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An in-depth look at iRacing’s Sporting Code

An in-depth look at iRacing's Sporting Code

Every so often on the iRacing.com Motorsport Simulations platform, users will be notified that the iRacing Sporting Code has been updated during a build cycle. While most of these rules stay the same, some language is usually updated for more clarity or better definition.

The Sporting Code has been pretty consistent through the years. The rule book dates back to its launch alongside the public service in 2008. While there’s been much more added over time, the basics are fairly easy to understand.

What are the basics? 

When you register for an iRacing account, you have to agree that you’ve read and understood the Terms of Use. In those terms, the iRacing Sporting Code is linked as required reading to properly accept the terms. Let’s be honest, how many people actually read every line of every agreement? iRacing has to put it there legally, so if you do break the code of conduct, they’ve technically warned you.

If you haven’t read the Terms of Use or the End User Licensing Agreement that iRacing and pretty much all other companies force you to sign when you register for a service, then that’s not the end of the world. However, if you think you can sign up for iRacing and drive backwards and wipe out the field, then you’ll just be wasting money at that point.

iRacing’s Sporting Code protects you, the user of the iRacing product as well as your competitors. It also protects iRacing. There is a ton of legal jargon in there that explains what you are signing up for.

For example, if you look at what is currently on Page 14, Section 5.2, you’ll notice that by just participating in any official race on iRacing, they can legally use your name, likeness, and all of whatever you provide while on their service for their own promotional material. You agreed to that when you registered.

If you talk over the microphone, if you upload a profile picture, whatever you give them, they can use it. There’s also a broadcast policy that exists separately. You might be the one promoting iRacing and their members in that sense, so it’s a whole different ballpark of terms.

OK how about the real basics…

Looking beyond the legal stuff, the basics are really the racing etiquette, what different procedures for each type of racing means, as well as how you advance up the ranks in each area. Basically, drive clean, race hard, and don’t ruin the experience for others.

There is a safety rating, an iRating and a license level to maximize upon that we’ve covered before in detail. If you’re fast and clean, no worries. Even if you’re not fast, as long as you’re clean, you’ll be able to get a high safety rating and advance up the license levels.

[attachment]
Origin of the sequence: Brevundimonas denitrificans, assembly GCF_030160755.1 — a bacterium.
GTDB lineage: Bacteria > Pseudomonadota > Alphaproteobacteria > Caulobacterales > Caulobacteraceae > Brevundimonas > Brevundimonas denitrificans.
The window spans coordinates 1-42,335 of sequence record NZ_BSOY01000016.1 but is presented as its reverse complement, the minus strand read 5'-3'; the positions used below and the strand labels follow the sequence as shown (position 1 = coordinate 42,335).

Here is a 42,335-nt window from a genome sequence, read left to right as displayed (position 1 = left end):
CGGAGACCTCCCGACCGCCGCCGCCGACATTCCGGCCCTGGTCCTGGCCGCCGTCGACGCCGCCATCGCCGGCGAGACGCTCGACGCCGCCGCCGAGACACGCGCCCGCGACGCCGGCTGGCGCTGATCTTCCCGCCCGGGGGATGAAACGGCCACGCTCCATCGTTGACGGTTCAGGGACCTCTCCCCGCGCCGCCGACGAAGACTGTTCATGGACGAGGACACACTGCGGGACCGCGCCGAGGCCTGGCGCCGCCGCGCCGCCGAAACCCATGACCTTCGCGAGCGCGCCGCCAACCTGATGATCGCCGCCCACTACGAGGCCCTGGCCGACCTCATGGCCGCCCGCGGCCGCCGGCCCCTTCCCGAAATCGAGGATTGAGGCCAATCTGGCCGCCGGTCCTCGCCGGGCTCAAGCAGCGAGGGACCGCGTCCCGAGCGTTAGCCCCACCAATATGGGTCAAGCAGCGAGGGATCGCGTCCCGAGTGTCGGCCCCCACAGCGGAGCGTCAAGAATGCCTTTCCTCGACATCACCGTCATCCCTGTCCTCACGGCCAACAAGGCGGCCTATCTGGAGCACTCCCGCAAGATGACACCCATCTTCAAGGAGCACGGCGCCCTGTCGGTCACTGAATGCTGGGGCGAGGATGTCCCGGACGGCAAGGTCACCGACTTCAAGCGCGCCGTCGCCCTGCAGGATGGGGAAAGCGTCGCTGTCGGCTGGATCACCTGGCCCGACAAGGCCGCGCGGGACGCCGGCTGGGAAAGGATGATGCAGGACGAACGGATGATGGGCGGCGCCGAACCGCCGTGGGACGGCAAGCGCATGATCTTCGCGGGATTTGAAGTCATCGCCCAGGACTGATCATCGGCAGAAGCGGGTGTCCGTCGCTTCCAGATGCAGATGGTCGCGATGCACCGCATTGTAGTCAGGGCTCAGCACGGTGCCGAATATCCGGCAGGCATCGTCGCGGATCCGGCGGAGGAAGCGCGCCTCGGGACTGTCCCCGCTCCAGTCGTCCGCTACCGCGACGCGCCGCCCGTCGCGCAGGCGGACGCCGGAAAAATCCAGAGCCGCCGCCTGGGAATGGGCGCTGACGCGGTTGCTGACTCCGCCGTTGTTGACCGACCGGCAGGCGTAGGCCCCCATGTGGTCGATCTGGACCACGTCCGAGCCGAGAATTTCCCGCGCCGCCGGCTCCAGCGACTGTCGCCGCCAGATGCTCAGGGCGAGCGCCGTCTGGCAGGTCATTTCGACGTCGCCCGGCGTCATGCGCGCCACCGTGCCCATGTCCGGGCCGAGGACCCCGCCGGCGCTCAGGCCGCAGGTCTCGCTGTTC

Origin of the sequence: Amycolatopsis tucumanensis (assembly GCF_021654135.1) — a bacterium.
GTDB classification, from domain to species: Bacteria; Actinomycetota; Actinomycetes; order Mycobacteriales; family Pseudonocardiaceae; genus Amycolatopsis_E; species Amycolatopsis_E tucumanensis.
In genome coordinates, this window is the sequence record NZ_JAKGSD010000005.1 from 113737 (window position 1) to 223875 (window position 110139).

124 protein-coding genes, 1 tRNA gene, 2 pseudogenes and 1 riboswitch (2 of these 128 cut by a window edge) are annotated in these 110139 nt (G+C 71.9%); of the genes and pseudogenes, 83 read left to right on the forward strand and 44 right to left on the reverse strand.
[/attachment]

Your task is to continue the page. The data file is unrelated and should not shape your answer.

If you wreck, well it’s not against the rules to wreck, but you may be subject to a protest, and if iRacing finds that, or use of foul language, or the use of an exploit, or anything derogatory that has been sent to them against you, they have the right to reprimand.

Protests? 

Yes, protests. Let’s say you and another driver have beef and you go over the edge and completely wipe them out. Well, if the other driver wants, they could save the replay and send iRacing a little clip of the action. It will be filed as a protest and looked at by race stewards. If they look at it and say you’ve violated Section 6.10.3, then you’ll likely have some time off from iRacing.

That goes for intentional wrecking, retaliation, exploiting, cheating… basically anything that goes against the Sporting Code. For wrecking purposes, Scott Speed is a famous violator that comes to mind. Speed was suspended for a slew of intentional wrecks that were protested by the people he offended. He eventually got unsuspended, however.

The other driver has the right to protest, and if iRacing does deem you to be at fault and you get reprimanded, you also have the right to appeal. Of course, you can’t just respond back and say it’s a garbage call, fix it now, etc. iRacing would appreciate a well-worded appeal and who knows, maybe if you read well, you might get away with it?

Can people protest for words spoken or written too?

Yeah, most definitely. The most infamous case of this comes from the 2020 Monza Madness event in which Kyle Larson used a racially derogatory term and was both suspended indefinitely from iRacing AND from NASCAR. He’s since atoned for his actions and is a championship favorite this year. It goes to show that even high-level drivers can get burned by the system.

Calling someone dumb, or maybe a little more vulgar than that likely won’t result in anything too catastrophic. If it’s bad enough, iRacing could always remove chat abilities or mute you service-wide for a period of time. Or, if it is that bad, they do have the right to terminate your account. Either way, just be smart in your words.

What are some lesser-known items in the Code? 

It’s all pretty straightforward, to be honest. Most of the rules and regulations are common sense, so you’ll know what to expect. The lesser-known things are usually those gray areas that people might think they’re being smart with. Earlier in 2021, it became a social media outrage when cheesing came into the public eye.

What the hell is cheesing? To me, it’s an exploit of the game’s coding in which drivers realized they could get faster by doing ridiculous acts. It’s not a true definition and it’s not specifically mentioned in the code either. Others will define it in their own specific way as well.